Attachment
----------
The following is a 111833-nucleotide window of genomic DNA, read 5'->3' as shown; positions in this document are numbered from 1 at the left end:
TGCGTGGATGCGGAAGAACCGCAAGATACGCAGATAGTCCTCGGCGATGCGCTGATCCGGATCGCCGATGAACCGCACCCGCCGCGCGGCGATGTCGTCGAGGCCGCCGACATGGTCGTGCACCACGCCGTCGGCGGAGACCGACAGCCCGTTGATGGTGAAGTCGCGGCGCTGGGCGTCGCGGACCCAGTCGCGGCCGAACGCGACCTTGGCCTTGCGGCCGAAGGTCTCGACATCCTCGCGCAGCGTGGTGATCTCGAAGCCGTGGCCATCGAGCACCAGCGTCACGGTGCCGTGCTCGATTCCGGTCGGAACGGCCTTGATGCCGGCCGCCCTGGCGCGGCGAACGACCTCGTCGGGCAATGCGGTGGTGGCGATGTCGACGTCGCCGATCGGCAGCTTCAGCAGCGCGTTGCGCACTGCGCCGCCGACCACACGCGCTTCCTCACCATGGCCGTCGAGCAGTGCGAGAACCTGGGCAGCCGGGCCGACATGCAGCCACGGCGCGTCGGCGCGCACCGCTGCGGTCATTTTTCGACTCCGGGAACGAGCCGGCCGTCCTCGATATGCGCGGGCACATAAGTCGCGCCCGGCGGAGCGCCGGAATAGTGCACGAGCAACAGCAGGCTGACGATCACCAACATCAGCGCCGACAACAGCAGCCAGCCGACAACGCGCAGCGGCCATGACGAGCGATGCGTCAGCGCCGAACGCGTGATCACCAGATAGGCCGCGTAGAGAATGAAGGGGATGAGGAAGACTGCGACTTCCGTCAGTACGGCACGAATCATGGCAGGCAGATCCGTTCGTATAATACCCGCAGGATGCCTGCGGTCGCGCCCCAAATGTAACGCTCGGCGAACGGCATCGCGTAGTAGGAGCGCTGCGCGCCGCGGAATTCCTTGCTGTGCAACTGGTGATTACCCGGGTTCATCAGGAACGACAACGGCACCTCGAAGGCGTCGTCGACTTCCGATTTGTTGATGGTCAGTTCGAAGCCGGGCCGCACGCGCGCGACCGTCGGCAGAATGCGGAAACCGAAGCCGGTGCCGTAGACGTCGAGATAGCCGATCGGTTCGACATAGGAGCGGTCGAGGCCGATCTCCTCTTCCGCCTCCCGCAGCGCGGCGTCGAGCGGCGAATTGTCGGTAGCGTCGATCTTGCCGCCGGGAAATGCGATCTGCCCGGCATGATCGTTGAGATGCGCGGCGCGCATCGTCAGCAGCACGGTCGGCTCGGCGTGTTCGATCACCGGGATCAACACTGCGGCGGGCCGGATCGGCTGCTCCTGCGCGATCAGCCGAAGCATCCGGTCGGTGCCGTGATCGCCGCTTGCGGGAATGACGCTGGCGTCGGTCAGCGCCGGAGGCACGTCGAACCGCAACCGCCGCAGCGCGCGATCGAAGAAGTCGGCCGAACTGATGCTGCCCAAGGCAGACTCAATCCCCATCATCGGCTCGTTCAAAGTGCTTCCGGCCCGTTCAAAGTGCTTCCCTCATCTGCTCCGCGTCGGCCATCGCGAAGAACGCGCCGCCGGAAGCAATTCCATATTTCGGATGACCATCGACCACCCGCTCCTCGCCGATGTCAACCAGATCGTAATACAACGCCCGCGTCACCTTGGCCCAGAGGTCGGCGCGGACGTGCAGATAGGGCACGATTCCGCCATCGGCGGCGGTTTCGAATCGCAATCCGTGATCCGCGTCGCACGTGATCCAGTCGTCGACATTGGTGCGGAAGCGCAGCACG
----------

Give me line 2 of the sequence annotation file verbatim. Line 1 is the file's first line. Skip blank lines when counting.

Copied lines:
TGCGTGGATGCGGAAGAACCGCAAGATACGCAGATAGTCCTCGGCGATGCGCTGATCCGGATCGCCGATGAACCGCACCCGCCGCGCGGCGATGTCGTCGAGGCCGCCGACATGGTCGTGCACCACGCCGTCGGCGGAGACCGACAGCCCGTTGATGGTGAAGTCGCGGCGCTGGGCGTCGCGGACCCAGTCGCGGCCGAACGCGACCTTGGCCTTGCGGCCGAAGGTCTCGACATCCTCGCGCAGCGTGGTGATCTCGAAGCCGTGGCCATCGAGCACCAGCGTCACGGTGCCGTGCTCGATTCCGGTCGGAACGGCCTTGATGCCGGCCGCCCTGGCGCGGCGAACGACCTCGTCGGGCAATGCGGTGGTGGCGATGTCGACGTCGCCGATCGGCAGCTTCAGCAGCGCGTTGCGCACTGCGCCGCCGACCACACGCGCTTCCTCACCATGGCCGTCGAGCAGTGCGAGAACCTGGGCAGCCGGGCCGACATGCAGCCACGGCGCGTCGGCGCGCACCGCTGCGGTCATTTTTCGACTCCGGGAACGAGCCGGCCGTCCTCGATATGCGCGGGCACATAAGTCGCGCCCGGCGGAGCGCCGGAATAGTGCACGAGCAACAGCAGGCTGACGATCACCAACATCAGCGCCGACAACAGCAGCCAGCCGACAACGCGCAGCGGCCATGACGAGCGATGCGTCAGCGCCGAACGCGTGATCACCAGATAGGCCGCGTAGAGAATGAAGGGGATGAGGAAGACTGCGACTTCCGTCAGTACGGCACGAATCATGGCAGGCAGATCCGTTCGTATAATACCCGCAGGATGCCTGCGGTCGCGCCCCAAATGTAACGCTCGGCGAACGGCATCGCGTAGTAGGAGCGCTGCGCGCCGCGGAATTCCTTGCTGTGCAACTGGTGATTACCCGGGTTCATCAGGAACGACAACGGCACCTCGAAGGCGTCGTCGACTTCCGATTTGTTGATGGTCAGTTCGAAGCCGGGCCGCACGCGCGCGACCGTCGGCAGAATGCGGAAACCGAAGCCGGTGCCGTAGACGTCGAGATAGCCGATCGGTTCGACATAGGAGCGGTCGAGGCCGATCTCCTCTTCCGCCTCCCGCAGCGCGGCGTCGAGCGGCGAATTGTCGGTAGCGTCGATCTTGCCGCCGGGAAATGCGATCTGCCCGGCATGATCGTTGAGATGCGCGGCGCGCATCGTCAGCAGCACGGTCGGCTCGGCGTGTTCGATCACCGGGATCAACACTGCGGCGGGCCGGATCGGCTGCTCCTGCGCGATCAGCCGAAGCATCCGGTCGGTGCCGTGATCGCCGCTTGCGGGAATGACGCTGGCGTCGGTCAGCGCCGGAGGCACGTCGAACCGCAACCGCCGCAGCGCGCGATCGAAGAAGTCGGCCGAACTGATGCTGCCCAAGGCAGACTCAATCCCCATCATCGGCTCGTTCAAAGTGCTTCCGGCCCGTTCAAAGTGCTTCCCTCATCTGCTCCGCGTCGGCCATCGCGAAGAACGCGCCGCCGGAAGCAATTCCATATTTCGGATGACCATCGACCACCCGCTCCTCGCCGATGTCAACCAGATCGTAATACAACGCCCGCGTCACCTTGGCCCAGAGGTCGGCGCGGACGTGCAGATAGGGCACGATTCCGCCATCGGCGGCGGTTTCGAATCGCAATCCGTGATCCGCGTCGCACGTGATCCAGTCGTCGACATTGGTGCGGAAGCGCAGCACG